The Covenanters of 1679 who were to feel the full weight of Mackenzie's displeasure were mainly the descendants of the original men and women who had signed the National Covenant in 1638 which declared they would defend reformed religion and denounce any attempts to introduce Catholic teachings or traditions onto the people of Scotland. While the Covenant stated that they were loyal to the king, Charles I at the time of the signing, it was clear that in reality the Covenanters saw only God Himself as having any authority over them.
Following the restoration of the monarchy following the War of the Three Kingdoms, Charles II sought to establish his will over his northern kingdom. He declared the Covenanters, who had fought both for and against his father at various stages of the English Civil War, to be outlaws and their oaths illegal. These oaths must be renounced in order to avoid punishment.
This measure lead to armed rebellion and only ended when 6,000 armed men from the Highlands were ordered south to crush the Covenanters with unbridled savagery towards the families of those believed to involved. Ministers were expelled from their pulpits for refusing to accept Charless II as head of the church and forced to preach God's word at field conventicles where even attending was viewed as a capital crime.
A further rebellion broke out in 1679 which saw the Covenanters achieve a notable victory over the Royalist forces of John Graham of Claverhouse at the Battle of Drumclog. Unfortunately internal divisions between the Covenanters meant that in the following weeks they argued between themselves rather than prepare for the inevitable response from the king.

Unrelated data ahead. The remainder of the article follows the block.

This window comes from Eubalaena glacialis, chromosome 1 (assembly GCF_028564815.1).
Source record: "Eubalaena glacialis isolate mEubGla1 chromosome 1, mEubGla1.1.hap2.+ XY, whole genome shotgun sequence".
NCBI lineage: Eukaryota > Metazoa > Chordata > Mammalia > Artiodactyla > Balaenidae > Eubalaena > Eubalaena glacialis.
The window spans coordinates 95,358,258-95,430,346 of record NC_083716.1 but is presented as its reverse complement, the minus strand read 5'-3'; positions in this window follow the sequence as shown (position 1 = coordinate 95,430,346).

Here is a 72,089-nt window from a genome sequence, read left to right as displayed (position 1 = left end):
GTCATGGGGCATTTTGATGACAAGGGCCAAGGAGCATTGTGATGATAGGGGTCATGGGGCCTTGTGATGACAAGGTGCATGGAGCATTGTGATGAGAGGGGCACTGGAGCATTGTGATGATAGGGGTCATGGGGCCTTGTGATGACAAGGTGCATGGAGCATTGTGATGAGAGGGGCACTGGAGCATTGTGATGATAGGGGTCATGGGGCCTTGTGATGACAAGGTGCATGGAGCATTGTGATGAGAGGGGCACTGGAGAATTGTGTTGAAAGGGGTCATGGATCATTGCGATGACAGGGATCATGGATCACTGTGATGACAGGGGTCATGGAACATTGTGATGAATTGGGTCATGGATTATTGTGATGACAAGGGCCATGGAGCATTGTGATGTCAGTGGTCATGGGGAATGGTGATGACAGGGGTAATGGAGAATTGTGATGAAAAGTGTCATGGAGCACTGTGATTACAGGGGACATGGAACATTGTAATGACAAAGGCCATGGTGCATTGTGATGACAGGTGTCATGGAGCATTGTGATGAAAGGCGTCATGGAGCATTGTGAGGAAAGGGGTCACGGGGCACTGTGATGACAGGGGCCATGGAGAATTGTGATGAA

|The Battle of Bothwell Brig|
They were defeated at the Battle of Bothwell Brig on the 22nd of June 1679, and it is now that events move back to Greyfriar's Kirkyard.
1,200 men who had been captured at Bothwell Brig were dragged back to Edinburgh and imprisoned within a narrow walled meadow by Greyfriar's in the area now known as the Covenanters Prison. They were held in this cramped space without shelter from the elements and exposed to all the vagaries of the Scottish weather under the eyes and guns of men who itched for an excuse to kill them. Initially the prisoners were fed only four ounces of bread a day although at times concerned locals were permitted to feed the prisoners a little extra.
Sir George Mackenzie oversaw the show trials these men faced. Without any access to an effective defence they were doomed from the first as King Charles II was determined to stamp his authority on any who dared oppose him. Groups of Covenanters were taken for trial, found guilty and marched down to the Grassmarket where they were hanged en-masse.
|Covenanters Memorial in Edinburgh's Grassmarket which marks the location of the public gallows|